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Bleach anime will return in an awful glory

Bleach anime will return in an awful glory

Bleach anime will return in an awful glory
April 30
21:41 2020

Cancellation. The nail in the coffin for any prospering anime/manga property. A grim and inescapable fate for so many series. Yet somehow, in an unprecedented event in the anime industry, the famous “Bleach” anime will be revived in 2021 after its cancellation eight years ago. It’s been ridiculed as one of the worst in the Shonen genre and yet I couldn’t be happier for it to return. 

“Bleach” is a series by Shonen Jump manga author Tite Kubo. The story follows Ichigo Kurosaki, a Japanese youth who becomes a “Substitute Soul Reaper,” a warrior who sends tortured human souls turned into monsters, called “hollows,” to the afterlife. The series was famous within western anime culture alongside “One Piece” and “Naruto.” Its anime and manga were hailed as some of the best Shonen had to offer…at least in its early years.

On March 27, 2012, “Bleach” aired its final episode and was officially canceled without a proper conclusion. The reason for the cancellation was never officially given, but many fans have attributed it to multiple reasons. The most prominent theory is simply a drop in “Bleach’s” popularity. Fans cite the drop in sales for the manga as evidence. Its reputation went from the “dark and mature” show to the “edgy teenager” type as fans continued to have problems with Kubo’s writing style.

So what are “Bleach’s” writing problems exactly? For one, “Bleach” was one of the worst offenders of the Shonen issue of “escalation.” “Shonen” as a genre typically refers to action-oriented shows, and they often raise the stakes of situations to world-ending catastrophes or god-level enemies. However, these “save the world” plots are very impersonal and less compelling compared to smaller stakes. “Bleach’s” escalation issues can be seen in all of its other issues.

Fan’s accuse Kubo of recycling ideas for his arcs. “Bleach’s” fan-favorite arc is the “Soul-Society” arc that follows a small personal challenge where Ichigo and his crew have to save one of their friends from execution in another dimension. The following “Arrancar”arc starts off by Ichigo and his crew going to save one of his friends in another dimension but this time against a “world-ending” threat. The story repeated itself and the stakes rose to impersonal heights, but that’s not the end of its flaws.

Kubo introduces way too many characters. Every arc features an entire group of 20+ characters entering the story, many of which serve little to no purpose. Plus, with the escalation of power, many of the earlier characters become irrelevant and are overshadowed by newer ones. Kubo’s world leaves more to be desired, as real-world Japan is the most fleshed-out setting, with the other dimension ranging from a mirror of feudal Japan to a literal flat desert. And although Ichigo might seem relatable as a growing adolescent, he suffers from being a “passive protagonist.” While protagonists in shows like “Naruto” and “One Piece” have goals and dreams that cause them to push the story forward and initiate conflict, Ichigo only ever reacts to the actions of other characters. The world revolves around him and without an active drive, he becomes quite boring.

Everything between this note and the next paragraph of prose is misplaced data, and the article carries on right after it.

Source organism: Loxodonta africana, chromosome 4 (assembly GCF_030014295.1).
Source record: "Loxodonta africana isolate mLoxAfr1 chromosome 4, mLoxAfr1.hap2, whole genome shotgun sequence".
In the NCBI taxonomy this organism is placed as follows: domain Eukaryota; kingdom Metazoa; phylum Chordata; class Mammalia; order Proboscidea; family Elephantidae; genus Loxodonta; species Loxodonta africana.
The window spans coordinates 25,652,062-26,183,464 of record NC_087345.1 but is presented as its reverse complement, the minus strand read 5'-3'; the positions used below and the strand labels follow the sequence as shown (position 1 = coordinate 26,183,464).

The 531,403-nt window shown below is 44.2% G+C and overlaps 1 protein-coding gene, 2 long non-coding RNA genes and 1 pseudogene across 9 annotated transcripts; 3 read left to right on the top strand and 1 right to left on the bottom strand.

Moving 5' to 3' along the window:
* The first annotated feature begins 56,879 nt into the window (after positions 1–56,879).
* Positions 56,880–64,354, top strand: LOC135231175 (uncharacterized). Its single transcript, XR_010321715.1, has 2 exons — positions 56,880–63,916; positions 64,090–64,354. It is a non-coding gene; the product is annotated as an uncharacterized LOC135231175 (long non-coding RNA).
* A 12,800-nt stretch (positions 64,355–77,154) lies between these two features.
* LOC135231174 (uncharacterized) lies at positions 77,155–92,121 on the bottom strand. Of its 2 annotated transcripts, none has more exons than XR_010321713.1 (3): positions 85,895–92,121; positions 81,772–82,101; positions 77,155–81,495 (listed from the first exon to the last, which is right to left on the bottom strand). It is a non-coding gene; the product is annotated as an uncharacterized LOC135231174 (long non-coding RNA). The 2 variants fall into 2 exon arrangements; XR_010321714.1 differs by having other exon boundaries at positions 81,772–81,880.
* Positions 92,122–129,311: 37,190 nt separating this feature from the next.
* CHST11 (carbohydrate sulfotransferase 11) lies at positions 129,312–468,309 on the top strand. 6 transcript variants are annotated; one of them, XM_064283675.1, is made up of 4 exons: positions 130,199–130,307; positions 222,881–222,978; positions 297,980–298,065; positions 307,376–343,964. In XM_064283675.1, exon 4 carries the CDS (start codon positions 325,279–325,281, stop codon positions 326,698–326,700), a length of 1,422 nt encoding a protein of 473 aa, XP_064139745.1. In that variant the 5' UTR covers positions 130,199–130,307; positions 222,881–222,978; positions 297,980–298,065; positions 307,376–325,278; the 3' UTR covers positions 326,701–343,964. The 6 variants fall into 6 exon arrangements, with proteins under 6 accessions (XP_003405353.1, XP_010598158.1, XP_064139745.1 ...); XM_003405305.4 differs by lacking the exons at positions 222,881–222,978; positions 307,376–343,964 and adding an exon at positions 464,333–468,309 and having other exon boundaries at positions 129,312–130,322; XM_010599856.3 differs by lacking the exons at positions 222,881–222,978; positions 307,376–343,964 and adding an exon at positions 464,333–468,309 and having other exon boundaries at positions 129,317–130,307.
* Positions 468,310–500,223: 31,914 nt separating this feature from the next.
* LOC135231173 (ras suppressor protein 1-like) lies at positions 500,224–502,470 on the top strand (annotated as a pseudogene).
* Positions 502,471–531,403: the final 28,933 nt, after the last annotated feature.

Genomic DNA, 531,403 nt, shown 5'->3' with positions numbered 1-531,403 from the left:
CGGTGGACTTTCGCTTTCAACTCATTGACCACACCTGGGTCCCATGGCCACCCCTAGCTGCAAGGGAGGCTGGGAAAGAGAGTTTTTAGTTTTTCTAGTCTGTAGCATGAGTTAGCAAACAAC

In spite of all this, “Bleach” has intriguing aspects of coping with death and mourning, especially in the early story. While it’s drowned in characters, there are many spectacular character moments and relationships that tug at the heart. And while writers like me typically prioritize storytelling, I forget that one major selling point was Kubo’s artwork. I think in modern entertainment, we get too engrossed in judging a work by what world-shattering themes and suggestions it has to offer, but Kubo used his story more so as a vehicle for his artwork and for drawing stuff he thought looked cool. The simplistic enjoyment of spectacle can be just as entertaining and fulfilling as an intensive narrative.

We can insult “Bleach” by calling it edgy and flashy all we want, but I think Kubo prides this series on those aspects. I grew up with this show, and I’m not gonna deprive 13-year-old me of his excitement by calling it a failure. No, it’s nowhere near the best anime out there, but if any show deserved to be revived from the dead, I can’t think of a more deserving title than “Bleach.”

Featured Illustration: Miranda Thomas

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Matthew Payne

Matthew Payne

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